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Questions to ask if worried abour delayed puberty

January 24, 2011

Questions to ask the GP if you are worried about delayed puberty

Puberty in boys should start between the ages of 12 – 14 and in girls between the ages of 11 – 13.

Some boys will always be later than other boys and there is a fundamental difference between a “constitutional delay of puberty” and a case of Kallmann syndrome.

Kallmann syndrome is a very rare condition and will not be the first condition that a GP would normally suspect when presented with a case of absent puberty.

It has been common for GP’s to have a “wait and see” approach to cases of delayed puberty, assuming that puberty will start eventually. For a lot of boys this indeed would be the case. However in a case of Kallmann syndrome puberty will not commence without treatment. It is not uncommon for people with Kallmann syndrome to be dismissed by their doctors so often as late developers they loose faith in going forward with such an embarrassing condition. It is not that uncommon for men to get into their 20’s or 30’s before a correct diagnosis is reached.

Experts in Kallmann syndrome now suggest that any boy who has not started puberty by 15 or a woman not started having periods by 14 should be referred to an endocrinologist for specialist review. An endocrinologist can then differentiate between a case of delayed puberty and a potential case of Kallmann syndrome.

If a boy has not started puberty by 14 or a girl who has not started periods by 13 and the levels of the pituitary hormones LH and FSH are low there should be no reason for a delay for a referral to an endocrinologist. The presence of other signs such as lack of sense of smell, family history of “late developing” or infertility, un-descended testes at birth should make an early referral even more important. This is particularly important with women as there can be a wide range of conditions that could prevent periods from commencing and it is important to get the correct diagnosis quickly.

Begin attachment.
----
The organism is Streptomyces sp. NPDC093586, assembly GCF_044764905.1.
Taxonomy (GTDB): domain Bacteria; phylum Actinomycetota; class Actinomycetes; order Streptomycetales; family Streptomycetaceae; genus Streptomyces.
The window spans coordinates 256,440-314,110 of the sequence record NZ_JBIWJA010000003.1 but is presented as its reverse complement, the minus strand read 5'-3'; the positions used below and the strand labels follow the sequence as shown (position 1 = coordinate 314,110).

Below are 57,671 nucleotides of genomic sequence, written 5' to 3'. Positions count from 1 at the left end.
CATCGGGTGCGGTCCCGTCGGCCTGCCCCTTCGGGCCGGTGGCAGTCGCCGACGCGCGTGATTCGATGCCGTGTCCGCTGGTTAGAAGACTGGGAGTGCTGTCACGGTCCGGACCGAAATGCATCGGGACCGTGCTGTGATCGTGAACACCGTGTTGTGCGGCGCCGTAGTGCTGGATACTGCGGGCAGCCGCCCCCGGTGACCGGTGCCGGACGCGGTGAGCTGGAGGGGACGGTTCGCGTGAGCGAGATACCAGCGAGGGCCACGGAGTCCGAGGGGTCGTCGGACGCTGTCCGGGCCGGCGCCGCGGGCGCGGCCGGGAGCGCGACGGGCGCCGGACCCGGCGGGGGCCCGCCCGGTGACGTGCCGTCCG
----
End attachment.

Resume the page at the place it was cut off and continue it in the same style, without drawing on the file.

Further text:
What is the best age for treatment to start:
The age treatment starts will depend on a number of factors which the endocrinologist has to take into account. In younger patients there is a balance to be made between the time treatment starts and the dosage used. Before the age of 16 some doctors are reluctant to give the full adult dose of testosterone (around 200 – 400 mg per month) until it is sure that normal adult height is obtained. If full dose treatment starts too early it can risk fusing the growth plates of the long bones too early and full height is not obtained.

Once full adult dose treatment starts changes should normally start occurring within 6 months. One important point to bear in mind is that the levels of testosterone should be monitored during treatment so that the levels are of adequate adult dose throughout the treatment cycle.

For the younger patients, for ages from 13 – 16, doctors often use a step by step approach starting in small doses of testosterone, such as 50 or 100 mg per month. This is normally reviewed at 3 month or 6 month stages to see if there are any signs of pubertal development. If there is any increase in testicular size it could suggest that it is a case of delay of puberty rather than Kallmann syndrome. The doctor will then re-check the levels of the pituitary hormones LH and FSH to confirm the diagnosis. If LH & FSH remain low the doctor may step up the dose up to adult levels, the rate this occurs will vary from patient to patient but in general by the age of 16 the full adult dose is normally given. The treatment is normally in the form of injectable testosterone (Sustanon or Nebido) as this gives the best effectiveness. Oral testosterone is unlikely to be suitable to patients with Kallmann syndrome.

What changes will occur:
This will depend on the age treatment starts. A person with Kallmann syndrome will never go through a totally normal puberty while on hormone replacement therapy as the testes will not grow and the ovaries will not function. However all the other secondary sexual characteristics should occur including body & pubic hair growth, muscle development, voice breaking and a more adult like appearance.

Penile size is an issue for all men and not just those with Kallmann syndrome. As a general rule the earlier treatment starts, ideally before the age of 16, the more chance there is of a normal penile length. The later the treatment starts the less chance there is of the treatment of having any effect on penile size.

Changes should start occurring within six months of treatment and may take up to two years to complete as in any person going through puberty.

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